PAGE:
Introducing OpenMP: A Portable, Parallel Programming API for Shared Memory Multiprocessors

   
By Nawal Copty , Sun Microsystems, January, 2007  

Sun Studio compilers (C/C++/Fortran 95) support OpenMP parallelization natively. OpenMP is an emerging standard model for parallel programming in a shared memory environment. It provides a set of pragmas, runtime routines, and environment variables for programmers to easily parallelize their code. This article provides a brief introduction to OpenMP and OpenMP support in Sun Studio compilers. This article is of particular interest to programmers who are new to OpenMP and parallel programming in Fortran, C, or C++.

What Is OpenMP?

OpenMP is a specifications for parallelizing programs in a shared memory environment. OpenMP provides a set of pragmas, runtime routines, and environment variables that programmers can use to specify shared-memory parallelism in Fortran, C, and C++ programs.

When OpenMP pragmas are used in a program, they direct an OpenMP-aware compiler to generate an executable that will run in parallel using multiple threads. Little source code modifications are necessary (other than fine tuning to get the maximum performance). OpenMP pragmas enable you to use an elegant, uniform, and portable interface to parallelize programs on various architectures and systems. OpenMP is a widely accepted specification, and vendors like Sun, Intel, IBM, and SGI support it. (See the Resources below for a link to the OpenMP web-site to find the latest OpenMP specification document.)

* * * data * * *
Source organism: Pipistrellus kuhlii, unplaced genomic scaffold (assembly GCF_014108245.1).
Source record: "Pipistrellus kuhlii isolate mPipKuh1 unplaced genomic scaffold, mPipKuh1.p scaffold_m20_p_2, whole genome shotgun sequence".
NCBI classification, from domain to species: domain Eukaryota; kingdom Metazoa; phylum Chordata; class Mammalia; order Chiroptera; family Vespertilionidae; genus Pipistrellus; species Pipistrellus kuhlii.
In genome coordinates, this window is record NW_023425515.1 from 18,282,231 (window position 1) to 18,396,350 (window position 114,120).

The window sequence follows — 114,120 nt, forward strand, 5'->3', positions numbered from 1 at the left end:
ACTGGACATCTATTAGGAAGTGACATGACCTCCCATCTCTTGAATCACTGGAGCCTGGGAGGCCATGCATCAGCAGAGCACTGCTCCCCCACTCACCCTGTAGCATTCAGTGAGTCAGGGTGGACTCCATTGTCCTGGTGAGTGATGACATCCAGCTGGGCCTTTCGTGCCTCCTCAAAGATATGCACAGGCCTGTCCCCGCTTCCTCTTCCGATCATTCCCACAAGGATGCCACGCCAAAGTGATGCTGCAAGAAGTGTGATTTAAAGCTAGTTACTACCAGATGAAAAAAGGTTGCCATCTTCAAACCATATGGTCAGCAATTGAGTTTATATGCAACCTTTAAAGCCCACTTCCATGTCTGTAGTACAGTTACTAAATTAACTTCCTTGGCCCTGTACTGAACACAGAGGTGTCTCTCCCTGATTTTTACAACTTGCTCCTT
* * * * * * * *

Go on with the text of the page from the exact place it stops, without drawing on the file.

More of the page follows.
OpenMP takes parallel programming to the next level by creating and managing threads for you. All you need to do is insert appropriate pragmas in the source program, and then compile the program with a compiler supporting OpenMP and with the appropriate compiler option (Sun Studio uses the -xopenmp compiler option). The compiler interprets the pragmas and parallelizes the code. When using compilers that are not OpenMP-aware, the OpenMP pragmas are silently ignored.

While this article gives examples of using OpenMP with C and C++ programs, equivalent pragmas exist for Fortran 95 as well. See the OpenMP User's Guide for details.

OpenMP Pragmas

The OpenMP specification defines a set of pragmas. A pragma is compiler directives on how to process the block of code that follows the pragma. The most basic pragma is the #pragma omp parallel to denote a parallel region.

OpenMP uses the fork-join model of parallel execution. An OpenMP program begins as a single thread of execution, called the initial thread. When a thread encounters a parallel construct, it creates a new team of threads composed of itself and zero or more additional threads, and becomes the master of the new team. All members of the new team (including the master) execute the code inside the parallel construct. There is an implicit barrier at the end of the parallel construct. Only the master thread continues execution of user code beyond the end of the parallel construct.

The number of threads in the team executing a parallel region can be controlled in several ways. One way is to use the environment variable OMP_NUM_THREADS. Another way is to call the runtime routine omp_set_num_threads(). Yet another way is to use the num_threads clause in conjunction with the parallel pragma.

OpenMP supports two basic kinds of work-sharing constructs to specify that work in a parallel region is to be divided among the threads in the team. These work-sharing constructs are loops and sections. The #pragma omp for is used for loops, and #pragma omp sections is used for sections --  blocks of code that can be executed in parallel.